Pursell, Caroll, ed. American Technology.

Assorted additional readings available online.

Class Schedule and Reading Assignments–See all readings

Jan. 11 — Introduction

Jan. 13 — The Evolution of Technology

Discussion of reading & wiki entries – What is “technology”? What is the “history of technology”?

—    Pursell, 1-10;

By Thursday, January 20, turn in technology research topics for approval via email (Note: you are encouraged to submit your ideas earlier.)

Jan. 18 — Colonial America: The Axe & America’s Wooden Age

Jan. 20 — Eli Whitney, Catherine Green and the Cotton Gin: Textiles & Industrialization in America

—    Discussion of reading & wiki entries

—    Pursell, 11-38; Smith and Clancey, 103-130.

Jan. 25 — John Hall & the American System: The Hall Rifle & Interchangeable Manufacturing

Jan. 27 In-class WordPress/Project session – Bring your laptop to class

Discussion of reading & wiki entries

Pursell, 39-71; Smith and Clancey, 153-172.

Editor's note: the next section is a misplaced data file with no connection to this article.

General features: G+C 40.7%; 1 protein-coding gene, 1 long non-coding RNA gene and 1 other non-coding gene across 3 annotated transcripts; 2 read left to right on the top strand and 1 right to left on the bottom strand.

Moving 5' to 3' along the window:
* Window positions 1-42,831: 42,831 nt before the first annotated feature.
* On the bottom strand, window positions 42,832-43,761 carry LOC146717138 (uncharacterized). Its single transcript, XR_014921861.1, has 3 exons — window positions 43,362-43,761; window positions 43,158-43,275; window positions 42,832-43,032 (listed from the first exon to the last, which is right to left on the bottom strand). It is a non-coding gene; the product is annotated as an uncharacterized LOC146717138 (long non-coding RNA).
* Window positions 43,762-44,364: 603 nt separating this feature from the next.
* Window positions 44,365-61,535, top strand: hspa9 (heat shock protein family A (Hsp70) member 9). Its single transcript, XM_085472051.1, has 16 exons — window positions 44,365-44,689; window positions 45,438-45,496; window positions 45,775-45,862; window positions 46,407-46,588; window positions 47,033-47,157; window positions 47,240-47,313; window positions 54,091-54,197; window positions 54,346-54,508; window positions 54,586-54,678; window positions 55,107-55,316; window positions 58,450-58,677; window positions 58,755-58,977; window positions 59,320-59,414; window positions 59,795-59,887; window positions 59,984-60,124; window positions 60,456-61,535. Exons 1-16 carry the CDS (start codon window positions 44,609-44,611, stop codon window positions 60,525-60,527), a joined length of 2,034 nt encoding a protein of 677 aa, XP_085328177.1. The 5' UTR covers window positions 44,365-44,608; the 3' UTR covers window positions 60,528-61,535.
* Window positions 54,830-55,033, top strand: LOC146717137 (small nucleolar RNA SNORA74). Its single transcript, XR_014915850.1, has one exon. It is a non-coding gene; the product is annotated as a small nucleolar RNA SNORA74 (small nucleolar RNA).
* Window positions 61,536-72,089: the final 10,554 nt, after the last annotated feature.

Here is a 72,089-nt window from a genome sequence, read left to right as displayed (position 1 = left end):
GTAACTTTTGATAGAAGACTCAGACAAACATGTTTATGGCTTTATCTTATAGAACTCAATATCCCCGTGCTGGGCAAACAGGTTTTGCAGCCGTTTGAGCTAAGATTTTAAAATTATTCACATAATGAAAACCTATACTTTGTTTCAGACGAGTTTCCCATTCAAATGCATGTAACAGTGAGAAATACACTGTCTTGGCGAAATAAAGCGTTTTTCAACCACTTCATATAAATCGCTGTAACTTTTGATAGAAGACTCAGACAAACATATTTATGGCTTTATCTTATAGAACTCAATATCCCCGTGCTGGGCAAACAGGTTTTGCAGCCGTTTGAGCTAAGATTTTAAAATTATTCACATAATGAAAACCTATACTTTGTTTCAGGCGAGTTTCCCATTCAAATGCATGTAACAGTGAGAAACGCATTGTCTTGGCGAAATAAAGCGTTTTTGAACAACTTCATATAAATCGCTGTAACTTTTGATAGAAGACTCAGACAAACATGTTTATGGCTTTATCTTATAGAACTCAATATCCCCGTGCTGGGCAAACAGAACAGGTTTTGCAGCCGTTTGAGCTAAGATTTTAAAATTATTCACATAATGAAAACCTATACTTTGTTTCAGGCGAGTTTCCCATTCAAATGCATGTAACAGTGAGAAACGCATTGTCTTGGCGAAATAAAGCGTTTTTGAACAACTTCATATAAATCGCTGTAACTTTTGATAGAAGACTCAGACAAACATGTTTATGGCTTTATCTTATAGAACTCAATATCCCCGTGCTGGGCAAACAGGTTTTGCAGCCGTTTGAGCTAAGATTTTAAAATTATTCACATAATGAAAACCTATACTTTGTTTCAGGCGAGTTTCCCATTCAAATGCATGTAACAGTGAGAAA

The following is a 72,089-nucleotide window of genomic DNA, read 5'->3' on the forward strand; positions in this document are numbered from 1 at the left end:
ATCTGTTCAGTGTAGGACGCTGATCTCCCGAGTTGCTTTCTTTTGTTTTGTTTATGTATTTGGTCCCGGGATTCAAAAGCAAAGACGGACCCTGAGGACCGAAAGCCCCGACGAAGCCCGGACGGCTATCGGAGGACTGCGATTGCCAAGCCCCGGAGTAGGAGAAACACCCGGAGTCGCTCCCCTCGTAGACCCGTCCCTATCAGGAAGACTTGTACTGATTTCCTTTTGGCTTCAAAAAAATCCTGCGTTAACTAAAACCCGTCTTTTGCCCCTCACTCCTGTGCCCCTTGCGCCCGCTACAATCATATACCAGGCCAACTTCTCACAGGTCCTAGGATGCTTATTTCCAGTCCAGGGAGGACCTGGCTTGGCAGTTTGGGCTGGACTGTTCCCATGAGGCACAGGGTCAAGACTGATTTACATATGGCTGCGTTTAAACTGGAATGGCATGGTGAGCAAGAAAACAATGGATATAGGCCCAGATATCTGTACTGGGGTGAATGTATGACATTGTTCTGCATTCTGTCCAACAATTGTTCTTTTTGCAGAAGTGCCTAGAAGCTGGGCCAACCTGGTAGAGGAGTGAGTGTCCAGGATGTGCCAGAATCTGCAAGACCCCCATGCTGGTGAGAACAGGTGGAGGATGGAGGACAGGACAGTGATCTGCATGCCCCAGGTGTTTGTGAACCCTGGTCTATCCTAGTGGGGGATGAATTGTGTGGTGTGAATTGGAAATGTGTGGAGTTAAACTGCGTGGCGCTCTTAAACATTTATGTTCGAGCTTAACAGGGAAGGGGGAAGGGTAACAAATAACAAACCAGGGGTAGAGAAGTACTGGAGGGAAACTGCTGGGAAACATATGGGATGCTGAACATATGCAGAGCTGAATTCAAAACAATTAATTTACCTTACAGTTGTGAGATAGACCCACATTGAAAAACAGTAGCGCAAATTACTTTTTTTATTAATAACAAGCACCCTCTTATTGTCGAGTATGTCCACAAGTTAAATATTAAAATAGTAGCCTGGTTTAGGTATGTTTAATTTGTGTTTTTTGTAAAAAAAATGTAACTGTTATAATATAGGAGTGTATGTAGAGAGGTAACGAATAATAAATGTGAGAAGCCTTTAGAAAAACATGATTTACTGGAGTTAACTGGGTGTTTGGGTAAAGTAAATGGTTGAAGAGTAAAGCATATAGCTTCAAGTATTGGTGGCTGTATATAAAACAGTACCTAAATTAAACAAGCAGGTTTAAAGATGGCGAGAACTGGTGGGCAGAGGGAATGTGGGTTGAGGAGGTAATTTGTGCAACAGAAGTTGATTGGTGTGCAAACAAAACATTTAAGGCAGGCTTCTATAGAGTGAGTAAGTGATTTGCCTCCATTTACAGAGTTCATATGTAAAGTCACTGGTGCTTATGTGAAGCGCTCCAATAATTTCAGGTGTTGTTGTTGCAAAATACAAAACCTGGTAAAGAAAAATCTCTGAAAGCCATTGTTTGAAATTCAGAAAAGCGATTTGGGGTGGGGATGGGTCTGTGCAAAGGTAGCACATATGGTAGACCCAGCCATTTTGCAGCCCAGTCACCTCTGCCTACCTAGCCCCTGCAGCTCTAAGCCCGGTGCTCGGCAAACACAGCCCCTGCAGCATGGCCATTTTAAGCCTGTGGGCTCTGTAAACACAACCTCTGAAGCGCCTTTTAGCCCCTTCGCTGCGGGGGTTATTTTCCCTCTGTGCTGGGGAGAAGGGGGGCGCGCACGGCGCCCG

Create a blog at [Note: See for details about naming of this new blog]; add your URL to the course site ( using the Add Link sidebar, & post test blog post with a picture (& citation) by class time on Tuesday, Feb. 1

Feb. 1 — Railroads & the Transportation Revolution

Feb. 3 — The Bessemer Steel Process: A Tale of Two Inventors & One Businessman

Discussion of reading & wiki entries

Pursell, 73-91, 102-105; Susan Danly, The Railroad in American Art, 1-50.

Project proposal with annotated bibliography posted to your blog by the beginning of class, Thursday, February 10.

Feb. 8 — McCormick’s Reaper & the Mechanization of American Agriculture

Feb. 10 — The Watch, Railroad Time, & Scientific Management

Discussion of reading & wiki entries

—    Smith and Clancey, 151-152, 221-232, 267-289

Feb. 15 — Edison’s Electric Light:  The Light Bulb & the Birth of the Electrical System

Feb. 17 — The Brooklyn Bridge & American Urbanization

—    Discussion of reading & wiki entries – LOTS OF READING, START EARLY

Nye, 29-132, 138-142, 182-184, 287-291, 304-307, 314-317, 322-338